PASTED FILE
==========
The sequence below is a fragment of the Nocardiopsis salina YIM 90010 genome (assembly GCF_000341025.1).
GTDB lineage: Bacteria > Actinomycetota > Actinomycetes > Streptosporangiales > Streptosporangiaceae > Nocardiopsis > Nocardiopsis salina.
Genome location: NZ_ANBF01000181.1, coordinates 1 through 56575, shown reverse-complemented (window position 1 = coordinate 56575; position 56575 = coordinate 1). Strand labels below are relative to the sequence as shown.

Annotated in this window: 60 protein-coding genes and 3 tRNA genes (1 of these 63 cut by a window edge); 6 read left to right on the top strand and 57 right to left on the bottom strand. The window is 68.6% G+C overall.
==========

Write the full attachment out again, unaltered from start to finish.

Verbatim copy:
The sequence below is a fragment of the Nocardiopsis salina YIM 90010 genome (assembly GCF_000341025.1).
GTDB lineage: Bacteria > Actinomycetota > Actinomycetes > Streptosporangiales > Streptosporangiaceae > Nocardiopsis > Nocardiopsis salina.
Genome location: NZ_ANBF01000181.1, coordinates 1 through 56575, shown reverse-complemented (window position 1 = coordinate 56575; position 56575 = coordinate 1). Strand labels below are relative to the sequence as shown.

Annotated in this window: 60 protein-coding genes and 3 tRNA genes (1 of these 63 cut by a window edge); 6 read left to right on the top strand and 57 right to left on the bottom strand. The window is 68.6% G+C overall.